Two years after Dunn graduated from the university, and nearly four years after the incident, a thick document came in the mail to her apartment. It was the finding by the Department of Education, dated August 6, 2008. She flipped to the last page. "I went straight to the conclusion," she explains.
It said the University of Wisconsin — despite taking nine months on her case — had acted properly. Defeated, Dunn didn't read on. She threw the papers on the top of a pile of other documents in the corner of her bedroom.
"You know, I could have fought it again, and I could have appealed. But that would have meant I would have had to read it, and at that point in my life, just reading it, I just didn't even want to. I did not want to read the ugly things that people said."
But Laura Dunn is no longer silent. She's a leader in a national grass-roots campaign, called PAVE, to get rape survivors to speak out in public.
Kevin Helmkamp, the associate dean of students at the University of Wisconsin, said privacy rules prohibited him from speaking specifically about Dunn's case. But he said the university investigates each allegation carefully, and provides support and resources to students.
Last September, the university updated its rules on student conduct. In the past, the school required "clear and convincing evidence" to find an accused student responsible of a sexual assault. But now, in line with most other schools as well as with federal guidelines, the standard is the lower "preponderance of evidence."
"Mathematically, that would be 51 percent of evidence," Helmkamp says, although in fact, the judgment is more subjective.
Sexual assault cases are among the most difficult matters to determine, he says. "They clearly are very, very difficult cases to investigate. Usually, there is not a lot of corroborating evidence for one side or the other," he says. "It does tend to come down to one person saying this happened and the other person saying, no it didn't happen that way."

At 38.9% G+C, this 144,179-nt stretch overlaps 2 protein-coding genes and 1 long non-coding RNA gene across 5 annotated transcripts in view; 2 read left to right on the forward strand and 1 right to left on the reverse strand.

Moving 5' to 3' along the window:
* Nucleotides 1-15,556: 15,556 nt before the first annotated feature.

The result, "I can assure you, is that someone is going to be unhappy" with the outcome of a decision.
Campus disciplinary programs are not set up like a court of law. Officials lack subpoena power and often end up with the accused and the accuser telling their stories, with a panel of a few campus officials trying to figure out the truth. Schools see the role of these courts to teach students more than to mete out justice. That's also why punishments tend to be light: Counseling and alcohol treatment are more likely than expulsion. The result is that large numbers of women who say they've been assaulted feel dissatisfied with the results, and large numbers of women end up leaving school.
Sometimes there are false accusations — although studies on college campuses in the U.S. and Great Britain show those are rare: about 3 to 6 percent of cases.
Because it's hard to sort out truth in such cases, more school administrators are realizing the importance of putting more emphasis on prevention.
Earlier this month, Security on Campus, the group started by Connie and Howard Clery, presented its annual security award to Nancy Greenstein. She's with the campus police department at UCLA.
That university, in its annual Clery report, shows more sexual assaults than many other schools the same size. At first, that makes it seem like UCLA is unsafe. But Carter says Greenstein was honored for creating a place where women feel comfortable going to police, and so more of them come forward to report a sexual assault.
Greenstein says the campus police, administration and student groups have increased efforts at prevention. And one of the most effective programs gets students talking to other students about the risks of drinking and rape, and the meaning of consent.
"You don't want any students to be harmed," she says of sexual assault. "It changes people's lives. So many students who have been victimized, in a sense they're never the same. And if we can prevent that from happening ... if I can prevent one person from being victimized, then that's successful."